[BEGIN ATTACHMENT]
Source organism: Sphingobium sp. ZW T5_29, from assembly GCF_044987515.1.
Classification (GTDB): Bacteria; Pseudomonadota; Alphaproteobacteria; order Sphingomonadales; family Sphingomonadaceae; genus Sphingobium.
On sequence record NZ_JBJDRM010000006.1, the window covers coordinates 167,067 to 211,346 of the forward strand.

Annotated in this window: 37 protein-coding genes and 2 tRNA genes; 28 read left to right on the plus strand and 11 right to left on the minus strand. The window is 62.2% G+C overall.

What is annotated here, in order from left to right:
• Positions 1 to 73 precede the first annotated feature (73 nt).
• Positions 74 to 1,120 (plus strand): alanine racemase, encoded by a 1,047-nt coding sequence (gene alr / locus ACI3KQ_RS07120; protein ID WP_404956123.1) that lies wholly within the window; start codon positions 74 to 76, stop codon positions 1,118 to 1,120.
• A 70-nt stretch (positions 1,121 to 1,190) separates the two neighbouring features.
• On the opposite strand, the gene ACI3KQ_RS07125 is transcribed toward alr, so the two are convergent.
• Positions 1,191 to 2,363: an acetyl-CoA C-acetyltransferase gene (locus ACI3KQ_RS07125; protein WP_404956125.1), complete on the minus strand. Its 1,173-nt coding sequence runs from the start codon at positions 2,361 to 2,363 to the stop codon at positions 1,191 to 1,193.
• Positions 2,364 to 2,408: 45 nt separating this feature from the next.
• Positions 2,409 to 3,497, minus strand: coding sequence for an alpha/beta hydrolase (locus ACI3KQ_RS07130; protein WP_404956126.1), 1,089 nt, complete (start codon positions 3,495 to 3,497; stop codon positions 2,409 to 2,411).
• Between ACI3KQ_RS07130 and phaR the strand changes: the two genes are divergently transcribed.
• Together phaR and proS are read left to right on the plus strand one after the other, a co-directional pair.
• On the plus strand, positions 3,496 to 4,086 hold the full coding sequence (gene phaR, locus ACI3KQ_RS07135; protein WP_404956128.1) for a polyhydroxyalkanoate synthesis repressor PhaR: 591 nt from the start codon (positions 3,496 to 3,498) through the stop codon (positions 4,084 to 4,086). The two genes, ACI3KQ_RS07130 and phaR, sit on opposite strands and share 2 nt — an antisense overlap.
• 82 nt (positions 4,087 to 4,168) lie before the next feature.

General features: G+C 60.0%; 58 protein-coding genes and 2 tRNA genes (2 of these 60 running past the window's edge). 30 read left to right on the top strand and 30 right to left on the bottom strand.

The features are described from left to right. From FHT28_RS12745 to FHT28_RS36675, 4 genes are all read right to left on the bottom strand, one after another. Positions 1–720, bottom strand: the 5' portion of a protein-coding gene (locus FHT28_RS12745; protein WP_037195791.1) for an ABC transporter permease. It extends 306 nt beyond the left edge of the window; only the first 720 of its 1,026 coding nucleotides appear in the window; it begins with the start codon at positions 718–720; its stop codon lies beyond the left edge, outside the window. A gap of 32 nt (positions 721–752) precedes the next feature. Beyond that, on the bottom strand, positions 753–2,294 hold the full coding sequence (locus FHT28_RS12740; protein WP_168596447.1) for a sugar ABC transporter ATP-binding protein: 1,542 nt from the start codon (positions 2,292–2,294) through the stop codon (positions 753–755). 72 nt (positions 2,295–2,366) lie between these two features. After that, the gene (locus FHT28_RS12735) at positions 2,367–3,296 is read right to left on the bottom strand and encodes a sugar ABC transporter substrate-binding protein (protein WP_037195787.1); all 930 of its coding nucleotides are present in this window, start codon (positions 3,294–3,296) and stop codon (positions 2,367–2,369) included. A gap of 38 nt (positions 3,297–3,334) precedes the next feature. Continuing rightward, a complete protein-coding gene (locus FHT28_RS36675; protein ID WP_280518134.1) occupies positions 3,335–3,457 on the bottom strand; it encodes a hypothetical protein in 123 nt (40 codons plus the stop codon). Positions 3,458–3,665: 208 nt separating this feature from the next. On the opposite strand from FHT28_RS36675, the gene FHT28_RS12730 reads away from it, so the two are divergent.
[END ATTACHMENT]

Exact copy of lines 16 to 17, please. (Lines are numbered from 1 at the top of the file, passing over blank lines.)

• 82 nt (positions 4,087 to 4,168) lie before the next feature.

General features: G+C 60.0%; 58 protein-coding genes and 2 tRNA genes (2 of these 60 running past the window's edge). 30 read left to right on the top strand and 30 right to left on the bottom strand.